So what can we do to change what our kids eat? According to a paper by the University of Michigan, allowing kids to sip juices and chewing sweets all day leads to cavities and an unhealthy build-up of sugar in the body; fresh fruits are mentioned as a better alternative. They also mention the benefits of switching to skimmed milk rather than full fat which the majority of children in Pakistan drink. Snacking suggestions, according to this study, range from cut up vegetables and fruits to bread-sticks and yogurt or hummus dips, fruit yogurts, cereal bars and digestive biscuits with cream cheese as opposed to the store bought cupcakes, crisps and biscuits found in our lunch boxes. It also helps to educate parents about how to read labels which is an extremely uncommon practice in Pakistan. We would certainly be better shoppers and smarter parents if we would check to see the levels of sugar, saturated and trans-fats and calories on the sides of boxes as good indicators of what to avoid. At the same time we could make sure we fill our shopping carts each month with items containing high levels of protein such as chicken, seafood and vitamins as well as fibre and protein rich foods such as varieties of nuts, vegetables and cereals. The study also clearly indicated that calcium apart from milk and dairy products can be found in dark-green leafy vegetables which need to be part of our meals.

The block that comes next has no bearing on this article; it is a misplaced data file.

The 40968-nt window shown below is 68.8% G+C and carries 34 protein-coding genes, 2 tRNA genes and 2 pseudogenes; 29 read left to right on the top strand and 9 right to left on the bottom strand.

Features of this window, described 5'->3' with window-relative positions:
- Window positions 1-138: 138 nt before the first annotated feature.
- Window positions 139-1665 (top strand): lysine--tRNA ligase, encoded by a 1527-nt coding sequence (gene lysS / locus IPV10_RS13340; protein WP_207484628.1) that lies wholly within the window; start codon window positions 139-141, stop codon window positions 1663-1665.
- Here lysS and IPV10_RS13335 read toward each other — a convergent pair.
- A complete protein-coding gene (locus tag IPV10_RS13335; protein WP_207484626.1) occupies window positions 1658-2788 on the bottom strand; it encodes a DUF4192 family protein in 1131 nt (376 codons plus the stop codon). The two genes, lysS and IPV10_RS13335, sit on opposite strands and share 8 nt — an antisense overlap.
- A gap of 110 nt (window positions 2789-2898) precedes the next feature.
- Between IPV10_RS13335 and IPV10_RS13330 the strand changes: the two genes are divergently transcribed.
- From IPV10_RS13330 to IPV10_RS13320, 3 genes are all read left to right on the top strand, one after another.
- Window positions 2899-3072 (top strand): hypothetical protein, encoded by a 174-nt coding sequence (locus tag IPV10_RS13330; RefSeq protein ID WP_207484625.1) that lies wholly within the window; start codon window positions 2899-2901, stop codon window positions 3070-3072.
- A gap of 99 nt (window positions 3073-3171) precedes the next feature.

‘It’s a mission to feed anything healthy to my son, he is so fussy he does not like anything oily, anything spicy or any kind of meat that he can see’, confesses Tasneem a working mum who struggles to feed her 5 year old every day. She is part of the rule not the exception, it seems, as the challenge for countless parents today is how to feature meats, seafood, legumes, vegetables and fruits in their meals, having a hard time ensuring that the kids are not receiving their entire nutrition from Disney shaped jellies and malt and energy drinks.
The Michigan study also highlighted the importance of eating as a family and of the consistent meal times and healthy eating habits on the part of adults which kids can then emulate – practices which were once quite common to our part of the world.